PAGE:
Unlike the widely touted (and now delayed) date for lifting all remaining lockdown restrictions, the deadline for patients to opt-out of a scheme to create an unprecedented central database of patient data currently held by GPs went largely unnoticed before campaign groups and journalists picked up on the story.

Details of the data grab – scheduled for 1st July but now pushed back to 1 September – were last month quietly unveiled online and in a leaflet distributed solely in GP surgeries. This is in sharp contrast to the similar but much less ambitious care.data scheme – launched in 2013 but abandoned just three years later – which saw every household in England receive a leaflet about those proposals.

Described by NHS Digital (NHSD) simply as an “improved collection” service which has been welcomed by “respected voices” across the health sector, the latest data grab – known as the General Practice Data for Planning and Research (GPDPR) service and representing a ‘scrape’ of 55m patients’ medical histories – is being presented as an essential upgrade of the existing GP Extraction Service to help the NHS cope with the demands of the pandemic and beyond, and builds on an arrangement already in place that was introduced last year under emergency covid legislation.

But although NHSD claims the new service, allegedly in development for three years, has “been designed to the most rigorous privacy and security standards”, its low-key launch – combined with the current government’s now-default ‘nothing to see here’ stance on most things – has inevitably set alarm bells ringing.

Concerns centre primarily on how much data will be shared. NHSD claims it will not be hoovering up patients’ names and addresses, and that all other data (including diagnoses, symptoms, referrals and information on sex, ethnicity and sexual orientation) from GP records will be ‘pseudonymised’ – using de-identification software to create unique codes – before being shared.

However, NHSD admits it could use the same software to convert those codes back to data that could then directly identify patients “in certain circumstances”. What those circumstances might be are unclear.

And who might access this patient data in the future, and for what purpose, is also hard to pin down.

NHSD already runs a data access request service (DAR) for commercial interests hungry for health service data, and although the accompanying website claims that data cannot be used purely for commercial purposes, and that marketing and insurance firms are unlikely to be granted access, historically the evidence does not inspire confidence.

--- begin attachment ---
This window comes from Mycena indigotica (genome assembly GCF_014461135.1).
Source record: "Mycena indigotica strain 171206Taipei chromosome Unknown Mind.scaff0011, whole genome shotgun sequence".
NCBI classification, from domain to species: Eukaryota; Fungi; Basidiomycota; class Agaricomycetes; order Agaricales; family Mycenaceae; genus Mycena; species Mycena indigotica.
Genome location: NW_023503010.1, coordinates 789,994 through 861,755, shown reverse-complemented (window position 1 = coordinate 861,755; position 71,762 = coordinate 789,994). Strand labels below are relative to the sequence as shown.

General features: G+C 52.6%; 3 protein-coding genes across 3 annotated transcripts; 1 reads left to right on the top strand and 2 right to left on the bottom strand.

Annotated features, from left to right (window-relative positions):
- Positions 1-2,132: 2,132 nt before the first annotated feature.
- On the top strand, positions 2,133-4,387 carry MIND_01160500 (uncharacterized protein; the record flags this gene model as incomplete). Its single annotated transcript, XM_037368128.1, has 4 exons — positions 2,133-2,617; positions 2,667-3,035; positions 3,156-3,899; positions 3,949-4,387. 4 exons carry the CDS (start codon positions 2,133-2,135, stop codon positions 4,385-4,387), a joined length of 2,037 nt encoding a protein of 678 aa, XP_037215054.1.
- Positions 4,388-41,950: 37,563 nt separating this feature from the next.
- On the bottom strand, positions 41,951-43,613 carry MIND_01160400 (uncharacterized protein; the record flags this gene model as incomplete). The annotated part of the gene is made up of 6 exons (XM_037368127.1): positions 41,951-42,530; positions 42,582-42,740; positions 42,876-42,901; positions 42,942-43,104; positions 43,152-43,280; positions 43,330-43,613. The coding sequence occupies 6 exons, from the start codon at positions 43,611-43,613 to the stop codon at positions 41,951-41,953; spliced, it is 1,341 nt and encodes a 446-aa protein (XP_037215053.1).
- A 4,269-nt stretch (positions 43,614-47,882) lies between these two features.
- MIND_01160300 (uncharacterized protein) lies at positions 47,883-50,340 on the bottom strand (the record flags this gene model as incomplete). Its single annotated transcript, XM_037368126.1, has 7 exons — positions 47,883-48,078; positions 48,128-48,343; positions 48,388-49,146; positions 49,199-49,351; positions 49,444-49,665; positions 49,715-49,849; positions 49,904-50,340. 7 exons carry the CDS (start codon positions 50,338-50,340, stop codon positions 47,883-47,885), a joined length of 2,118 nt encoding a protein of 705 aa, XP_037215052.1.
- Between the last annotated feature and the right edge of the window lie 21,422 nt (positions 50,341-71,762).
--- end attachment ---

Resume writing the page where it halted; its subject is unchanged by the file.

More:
Private Eye noted this week that in 2014 a government review of NHS data releases found two instances where the recipient was not even recorded, and three instances of material being released to insurance companies.

The DAR website highlights the input of one successful recent applicant – global management consultancy McKinsey – using a case study looking at its work on two hospital contracts.

This is the same company that, according to news site Digital Health last year, was awarded an NHS Test & Trace contract by the Department of Health & Social Care under which it could potentially be granted access to personal data including names and addresses, as well as biometric and medical data, for up to seven years.

With another US firm, data giant Palantir, already working on the health service’s covid ‘datastore’ platform – elements of which may or may not have informed the launch of GPDPR – it’s understandable that the medical profession has concerns over the rushed introduction of the new service and the lack of public awareness of its implications.

The British Medical Association and the Royal College of General Practitioners – both of which NHSD claims to have consulted before unveiling the GPDPR service in May – have urged NHSD to improve its communication efforts relating to the new service, which they have deemed “completely inadequate”, confusing patients and GPs alike during the pandemic.

And in early June 36 GP surgeries in east London agreed to withhold the requested data when collection was due to begin on 1 July.

Shared GP data has nevertheless been used to good effect during the pandemic, for example helping to identify dexamethasone as an effective treatment for covid patients during the Recovery trial, set up as part of the NHS Digitrials programme, jointly run by Oxford University’s Big Data Institute, IBM and Microsoft.

Limits imposed on GP data sharing, conversely, are claimed to be holding back research into a range of conditions such as dementia, arthritis, heart failure and depression, according to a joint statement released on behalf of 120 medical researchers by Health Data Research UK, shortly after the GPDPR delay was announced.

Despite that missed potential, the backlash from professional bodies and privacy groups against the GPDPR service is certainly having an impact, with around 1.5m people indicating they want to opt out of the new programme.

This has led NHSD’s interim chief executive Simon Bolton to warn the service will be rendered less effective the more people drop out, or if people opting out are disproportionately from a specific group.

It may also be behind health secretary Matt Hancock’s unexpected drafting in of Government Statistical Service chief Sir Ian Diamond and Academy of Medical Royal Colleges chair Helen Stokes-Lampard to bolster the GPDPR programme ahead of its September relaunch – a date campaigners still consider far too soon to ensure informed consent.

Patients now have until 25 August to opt out of the GPDPR service. For more details, please visit https://medconfidential.org/how-to-opt-out/

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